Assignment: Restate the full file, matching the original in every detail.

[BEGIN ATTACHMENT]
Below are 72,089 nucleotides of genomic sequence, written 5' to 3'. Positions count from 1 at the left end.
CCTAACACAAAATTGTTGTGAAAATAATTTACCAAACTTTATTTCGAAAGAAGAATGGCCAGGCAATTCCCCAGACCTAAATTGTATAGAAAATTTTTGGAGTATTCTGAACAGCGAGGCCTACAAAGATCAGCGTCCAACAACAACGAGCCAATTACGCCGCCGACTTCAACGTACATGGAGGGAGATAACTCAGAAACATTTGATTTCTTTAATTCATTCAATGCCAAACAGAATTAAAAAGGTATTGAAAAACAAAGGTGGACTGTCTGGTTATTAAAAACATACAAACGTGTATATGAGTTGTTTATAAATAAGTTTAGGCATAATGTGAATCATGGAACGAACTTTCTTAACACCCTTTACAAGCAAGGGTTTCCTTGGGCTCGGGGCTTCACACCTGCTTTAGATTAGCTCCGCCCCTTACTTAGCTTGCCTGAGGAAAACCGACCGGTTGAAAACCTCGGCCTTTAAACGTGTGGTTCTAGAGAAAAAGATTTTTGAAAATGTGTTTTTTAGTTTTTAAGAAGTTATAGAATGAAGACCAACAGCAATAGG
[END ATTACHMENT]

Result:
Below are 72,089 nucleotides of genomic sequence, written 5' to 3'. Positions count from 1 at the left end.
CCTAACACAAAATTGTTGTGAAAATAATTTACCAAACTTTATTTCGAAAGAAGAATGGCCAGGCAATTCCCCAGACCTAAATTGTATAGAAAATTTTTGGAGTATTCTGAACAGCGAGGCCTACAAAGATCAGCGTCCAACAACAACGAGCCAATTACGCCGCCGACTTCAACGTACATGGAGGGAGATAACTCAGAAACATTTGATTTCTTTAATTCATTCAATGCCAAACAGAATTAAAAAGGTATTGAAAAACAAAGGTGGACTGTCTGGTTATTAAAAACATACAAACGTGTATATGAGTTGTTTATAAATAAGTTTAGGCATAATGTGAATCATGGAACGAACTTTCTTAACACCCTTTACAAGCAAGGGTTTCCTTGGGCTCGGGGCTTCACACCTGCTTTAGATTAGCTCCGCCCCTTACTTAGCTTGCCTGAGGAAAACCGACCGGTTGAAAACCTCGGCCTTTAAACGTGTGGTTCTAGAGAAAAAGATTTTTGAAAATGTGTTTTTTAGTTTTTAAGAAGTTATAGAATGAAGACCAACAGCAATAGG